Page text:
Hospice brings to mind a gentle, end-of-life transition into whatever realm lies ahead, according to the tenets of your belief system (or not).
But two recent reports on hospice care in the United States have revealed that some patients had nothing but a nightmare experience during their final illnesses while in hospice care.
Both the Department of Health and Human Services (HHS) and the Office of Inspector General (OIG) found that over 80% of hospices had a deficiency. Approximately 18%, or over 300 facilities, were found to have serious deficiencies that put the hospice patients' safety and health at risk. They included:
- Amputation of an Alzheimer's patient's leg due to staff neglecting the wounds.
- Maggots squirming on a terminally ill patient's feeding tube.
- Caregivers ignoring indications of sexual assault on a female patient and instead attempting to catheterize her.
According to the Inspector General (IG), "these hospices did not face serious consequences for the harm described in this report." The IG also stated that the Centers for Medicare and Medicaid Services (CMS) should be granted the legal authority to issue penalties to those facilities having life-threatening violations.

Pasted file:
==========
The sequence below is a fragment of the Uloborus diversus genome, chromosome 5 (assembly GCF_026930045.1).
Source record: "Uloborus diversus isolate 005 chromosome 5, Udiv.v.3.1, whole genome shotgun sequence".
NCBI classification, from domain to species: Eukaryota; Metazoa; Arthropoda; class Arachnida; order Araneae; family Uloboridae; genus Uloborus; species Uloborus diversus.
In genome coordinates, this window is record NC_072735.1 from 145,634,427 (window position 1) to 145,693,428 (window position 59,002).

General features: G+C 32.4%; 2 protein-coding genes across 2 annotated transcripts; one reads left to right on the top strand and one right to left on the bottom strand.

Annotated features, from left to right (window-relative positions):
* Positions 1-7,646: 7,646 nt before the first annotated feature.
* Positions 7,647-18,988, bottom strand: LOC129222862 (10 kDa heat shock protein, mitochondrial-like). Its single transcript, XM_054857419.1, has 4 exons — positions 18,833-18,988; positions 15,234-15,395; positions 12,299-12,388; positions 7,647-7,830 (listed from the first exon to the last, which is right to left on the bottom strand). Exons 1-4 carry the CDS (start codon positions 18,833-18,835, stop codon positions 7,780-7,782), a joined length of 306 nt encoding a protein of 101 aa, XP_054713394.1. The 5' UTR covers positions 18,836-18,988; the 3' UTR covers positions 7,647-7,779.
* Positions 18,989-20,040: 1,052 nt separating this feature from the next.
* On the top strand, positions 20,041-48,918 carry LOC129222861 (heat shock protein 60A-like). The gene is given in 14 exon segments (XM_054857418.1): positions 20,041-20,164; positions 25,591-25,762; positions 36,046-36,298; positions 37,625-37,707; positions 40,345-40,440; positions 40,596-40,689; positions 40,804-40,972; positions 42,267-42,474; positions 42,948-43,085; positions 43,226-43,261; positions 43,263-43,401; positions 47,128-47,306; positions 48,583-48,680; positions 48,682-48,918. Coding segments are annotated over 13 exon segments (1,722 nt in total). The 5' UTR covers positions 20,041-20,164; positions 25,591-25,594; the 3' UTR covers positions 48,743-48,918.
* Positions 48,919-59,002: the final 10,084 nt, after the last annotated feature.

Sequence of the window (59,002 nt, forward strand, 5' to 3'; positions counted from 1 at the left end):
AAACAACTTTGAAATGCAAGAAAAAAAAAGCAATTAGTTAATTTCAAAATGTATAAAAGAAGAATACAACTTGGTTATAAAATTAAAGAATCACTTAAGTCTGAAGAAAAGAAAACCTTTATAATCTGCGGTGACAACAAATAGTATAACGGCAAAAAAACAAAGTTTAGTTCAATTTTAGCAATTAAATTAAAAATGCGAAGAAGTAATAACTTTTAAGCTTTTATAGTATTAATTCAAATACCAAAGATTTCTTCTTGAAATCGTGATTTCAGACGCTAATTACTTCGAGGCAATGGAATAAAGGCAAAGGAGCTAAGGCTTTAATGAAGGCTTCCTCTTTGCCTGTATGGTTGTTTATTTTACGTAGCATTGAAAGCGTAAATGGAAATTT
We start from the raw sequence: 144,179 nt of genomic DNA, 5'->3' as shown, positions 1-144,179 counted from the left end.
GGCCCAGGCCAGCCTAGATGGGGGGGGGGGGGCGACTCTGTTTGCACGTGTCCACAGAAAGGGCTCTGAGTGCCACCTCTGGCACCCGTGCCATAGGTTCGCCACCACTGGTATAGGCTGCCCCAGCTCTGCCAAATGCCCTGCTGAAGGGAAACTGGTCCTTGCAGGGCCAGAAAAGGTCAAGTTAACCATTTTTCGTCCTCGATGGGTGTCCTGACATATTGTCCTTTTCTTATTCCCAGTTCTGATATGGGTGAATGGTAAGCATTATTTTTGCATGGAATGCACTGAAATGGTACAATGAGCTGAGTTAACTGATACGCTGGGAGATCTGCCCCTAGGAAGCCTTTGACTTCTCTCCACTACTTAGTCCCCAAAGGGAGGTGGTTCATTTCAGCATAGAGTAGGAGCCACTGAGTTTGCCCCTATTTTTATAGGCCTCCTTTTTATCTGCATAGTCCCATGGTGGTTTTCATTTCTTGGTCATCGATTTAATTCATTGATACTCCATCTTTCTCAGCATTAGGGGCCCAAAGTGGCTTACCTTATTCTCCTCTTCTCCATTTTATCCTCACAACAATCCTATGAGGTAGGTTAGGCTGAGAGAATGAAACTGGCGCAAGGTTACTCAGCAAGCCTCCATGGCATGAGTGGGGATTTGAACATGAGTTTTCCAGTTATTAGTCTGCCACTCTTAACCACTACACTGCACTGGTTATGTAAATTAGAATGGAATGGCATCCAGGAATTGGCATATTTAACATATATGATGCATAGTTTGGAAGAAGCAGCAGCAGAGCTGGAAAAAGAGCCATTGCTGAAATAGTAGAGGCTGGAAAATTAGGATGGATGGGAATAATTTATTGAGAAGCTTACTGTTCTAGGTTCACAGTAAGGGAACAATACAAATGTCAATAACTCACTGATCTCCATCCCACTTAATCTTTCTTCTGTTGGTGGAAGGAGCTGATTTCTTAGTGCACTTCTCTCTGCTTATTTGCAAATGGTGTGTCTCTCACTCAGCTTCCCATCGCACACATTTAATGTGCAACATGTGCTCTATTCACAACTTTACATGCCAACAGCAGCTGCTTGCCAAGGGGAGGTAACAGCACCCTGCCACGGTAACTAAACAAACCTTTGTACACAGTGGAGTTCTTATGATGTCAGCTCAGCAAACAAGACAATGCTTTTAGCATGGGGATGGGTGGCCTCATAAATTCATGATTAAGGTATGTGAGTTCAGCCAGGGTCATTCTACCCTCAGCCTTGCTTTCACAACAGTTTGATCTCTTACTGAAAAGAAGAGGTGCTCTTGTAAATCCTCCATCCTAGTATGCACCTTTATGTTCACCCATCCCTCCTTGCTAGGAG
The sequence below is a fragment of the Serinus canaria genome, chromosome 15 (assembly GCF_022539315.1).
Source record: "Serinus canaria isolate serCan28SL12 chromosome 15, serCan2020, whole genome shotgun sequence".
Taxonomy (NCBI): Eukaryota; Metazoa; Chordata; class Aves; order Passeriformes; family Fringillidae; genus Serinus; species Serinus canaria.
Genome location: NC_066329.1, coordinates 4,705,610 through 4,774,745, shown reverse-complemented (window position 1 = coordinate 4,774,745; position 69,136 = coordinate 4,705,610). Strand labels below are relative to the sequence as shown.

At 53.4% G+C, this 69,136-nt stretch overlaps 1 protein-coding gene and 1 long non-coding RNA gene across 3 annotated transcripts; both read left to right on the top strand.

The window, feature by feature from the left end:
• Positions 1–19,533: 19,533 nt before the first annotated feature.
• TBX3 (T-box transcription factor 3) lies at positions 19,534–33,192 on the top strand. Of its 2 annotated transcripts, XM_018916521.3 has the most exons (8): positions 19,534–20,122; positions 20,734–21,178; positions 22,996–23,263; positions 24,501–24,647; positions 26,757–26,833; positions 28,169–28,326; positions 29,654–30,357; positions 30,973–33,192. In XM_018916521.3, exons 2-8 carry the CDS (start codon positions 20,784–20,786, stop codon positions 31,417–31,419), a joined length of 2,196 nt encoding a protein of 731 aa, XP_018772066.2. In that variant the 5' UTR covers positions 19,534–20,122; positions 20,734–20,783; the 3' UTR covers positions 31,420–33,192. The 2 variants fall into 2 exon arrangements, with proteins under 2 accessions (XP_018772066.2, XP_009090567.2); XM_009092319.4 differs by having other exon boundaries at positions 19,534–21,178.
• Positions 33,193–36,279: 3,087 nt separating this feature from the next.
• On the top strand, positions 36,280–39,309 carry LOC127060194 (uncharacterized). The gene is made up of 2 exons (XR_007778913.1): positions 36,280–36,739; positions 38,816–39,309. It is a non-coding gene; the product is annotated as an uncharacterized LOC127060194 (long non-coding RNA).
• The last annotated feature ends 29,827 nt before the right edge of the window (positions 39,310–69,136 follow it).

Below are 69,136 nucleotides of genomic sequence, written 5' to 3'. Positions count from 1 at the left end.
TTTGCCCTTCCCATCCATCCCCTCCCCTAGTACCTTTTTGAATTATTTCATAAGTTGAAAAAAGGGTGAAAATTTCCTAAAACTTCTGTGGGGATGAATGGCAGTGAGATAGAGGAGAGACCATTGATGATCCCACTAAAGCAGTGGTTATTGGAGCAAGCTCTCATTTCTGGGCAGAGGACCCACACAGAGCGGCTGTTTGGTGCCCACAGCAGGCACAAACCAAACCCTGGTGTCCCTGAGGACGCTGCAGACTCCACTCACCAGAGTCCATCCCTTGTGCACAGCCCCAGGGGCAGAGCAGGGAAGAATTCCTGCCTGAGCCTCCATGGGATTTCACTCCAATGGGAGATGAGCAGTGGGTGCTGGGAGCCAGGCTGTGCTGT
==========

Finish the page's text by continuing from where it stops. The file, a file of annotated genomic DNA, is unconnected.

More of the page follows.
Under current laws, "CMS cannot impose penalties, other than termination, to hold hospices accountable for harming beneficiaries." Congress has the authority to charge the agency with the power to fine deficient hospices.
Medicare funds were sometimes used to fund care for hospice patients that endangered them, as in the case of familial caregivers who abuse those they are paid to assist.
In some cases, social workers assigned to the patients ignored signs of abuse or failed do properly and timely assess the risks to the terminally ill hospice patients.
If you suspect that a loved one in hospice care is being neglected or abused, you can advocate for them to be treated with dignity and respect. A Boston personal injury and medical malpractice attorney can evaluate the case and suggest how you can proceed.